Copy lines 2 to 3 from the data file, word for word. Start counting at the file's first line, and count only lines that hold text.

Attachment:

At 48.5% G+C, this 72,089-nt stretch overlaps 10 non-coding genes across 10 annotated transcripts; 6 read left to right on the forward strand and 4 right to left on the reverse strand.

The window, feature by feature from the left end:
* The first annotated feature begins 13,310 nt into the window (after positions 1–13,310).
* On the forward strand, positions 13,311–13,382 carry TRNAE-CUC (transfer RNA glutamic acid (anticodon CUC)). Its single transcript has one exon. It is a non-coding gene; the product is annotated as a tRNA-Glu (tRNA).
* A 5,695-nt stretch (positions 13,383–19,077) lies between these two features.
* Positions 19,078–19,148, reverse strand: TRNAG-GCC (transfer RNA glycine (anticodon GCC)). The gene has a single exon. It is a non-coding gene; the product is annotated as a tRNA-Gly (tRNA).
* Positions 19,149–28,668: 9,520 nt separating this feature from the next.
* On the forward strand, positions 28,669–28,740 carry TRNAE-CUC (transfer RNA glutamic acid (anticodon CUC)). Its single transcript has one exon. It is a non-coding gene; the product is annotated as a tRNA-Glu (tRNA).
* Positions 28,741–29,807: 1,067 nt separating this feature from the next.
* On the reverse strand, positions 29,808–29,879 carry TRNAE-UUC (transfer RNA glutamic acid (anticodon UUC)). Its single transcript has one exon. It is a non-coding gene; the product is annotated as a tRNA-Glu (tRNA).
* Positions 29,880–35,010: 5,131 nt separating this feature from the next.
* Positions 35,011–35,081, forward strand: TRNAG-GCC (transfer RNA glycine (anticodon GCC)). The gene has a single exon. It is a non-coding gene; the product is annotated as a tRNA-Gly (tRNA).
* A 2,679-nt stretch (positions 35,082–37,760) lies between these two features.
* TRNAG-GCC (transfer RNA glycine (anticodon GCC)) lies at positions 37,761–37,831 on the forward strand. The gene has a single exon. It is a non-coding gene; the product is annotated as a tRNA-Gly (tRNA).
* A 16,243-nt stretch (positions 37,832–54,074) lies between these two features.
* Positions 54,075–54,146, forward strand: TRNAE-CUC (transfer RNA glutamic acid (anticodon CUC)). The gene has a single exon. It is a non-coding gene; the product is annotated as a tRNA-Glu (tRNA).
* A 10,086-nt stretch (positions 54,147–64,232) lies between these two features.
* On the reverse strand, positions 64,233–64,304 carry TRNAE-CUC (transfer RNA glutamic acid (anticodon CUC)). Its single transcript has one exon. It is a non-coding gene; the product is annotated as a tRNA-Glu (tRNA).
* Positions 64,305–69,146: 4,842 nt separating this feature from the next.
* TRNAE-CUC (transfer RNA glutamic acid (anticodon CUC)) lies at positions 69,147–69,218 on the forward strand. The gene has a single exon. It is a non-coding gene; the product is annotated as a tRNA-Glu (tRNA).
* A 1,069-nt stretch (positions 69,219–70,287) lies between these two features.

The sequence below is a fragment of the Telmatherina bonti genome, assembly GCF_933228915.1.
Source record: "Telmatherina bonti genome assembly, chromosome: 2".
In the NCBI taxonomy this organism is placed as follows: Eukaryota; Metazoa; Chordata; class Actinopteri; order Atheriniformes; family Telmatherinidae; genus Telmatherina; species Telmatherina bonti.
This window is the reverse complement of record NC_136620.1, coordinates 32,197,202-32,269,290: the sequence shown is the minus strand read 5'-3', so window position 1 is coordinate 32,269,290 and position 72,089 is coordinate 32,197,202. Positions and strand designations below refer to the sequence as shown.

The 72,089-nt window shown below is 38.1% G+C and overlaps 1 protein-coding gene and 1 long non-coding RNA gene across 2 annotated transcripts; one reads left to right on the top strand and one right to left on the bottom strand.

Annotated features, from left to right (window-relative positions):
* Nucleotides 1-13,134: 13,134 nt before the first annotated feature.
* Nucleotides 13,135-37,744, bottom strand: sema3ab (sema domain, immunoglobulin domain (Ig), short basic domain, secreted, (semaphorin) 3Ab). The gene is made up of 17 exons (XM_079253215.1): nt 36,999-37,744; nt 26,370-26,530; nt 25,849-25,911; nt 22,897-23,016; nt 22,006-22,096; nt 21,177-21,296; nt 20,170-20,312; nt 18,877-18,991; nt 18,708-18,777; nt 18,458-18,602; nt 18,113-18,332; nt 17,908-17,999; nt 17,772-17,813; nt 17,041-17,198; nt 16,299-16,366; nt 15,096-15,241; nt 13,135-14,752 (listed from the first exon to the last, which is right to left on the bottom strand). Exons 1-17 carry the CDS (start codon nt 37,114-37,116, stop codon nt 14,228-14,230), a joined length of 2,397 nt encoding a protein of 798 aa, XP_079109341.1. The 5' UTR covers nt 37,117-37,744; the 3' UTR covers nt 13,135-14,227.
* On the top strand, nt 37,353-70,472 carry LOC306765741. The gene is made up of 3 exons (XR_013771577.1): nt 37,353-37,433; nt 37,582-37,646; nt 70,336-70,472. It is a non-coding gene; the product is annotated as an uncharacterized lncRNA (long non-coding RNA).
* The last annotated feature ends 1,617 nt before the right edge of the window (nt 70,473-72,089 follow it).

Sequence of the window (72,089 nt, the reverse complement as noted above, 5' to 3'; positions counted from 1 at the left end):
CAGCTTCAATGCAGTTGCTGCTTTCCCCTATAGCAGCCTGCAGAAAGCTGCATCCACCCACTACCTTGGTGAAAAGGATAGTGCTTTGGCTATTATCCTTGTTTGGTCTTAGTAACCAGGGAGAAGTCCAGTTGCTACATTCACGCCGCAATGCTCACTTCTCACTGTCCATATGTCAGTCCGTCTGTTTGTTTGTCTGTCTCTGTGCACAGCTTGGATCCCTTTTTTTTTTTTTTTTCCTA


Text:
The window, feature by feature from the left end:
* The first annotated feature begins 13,310 nt into the window (after positions 1–13,310).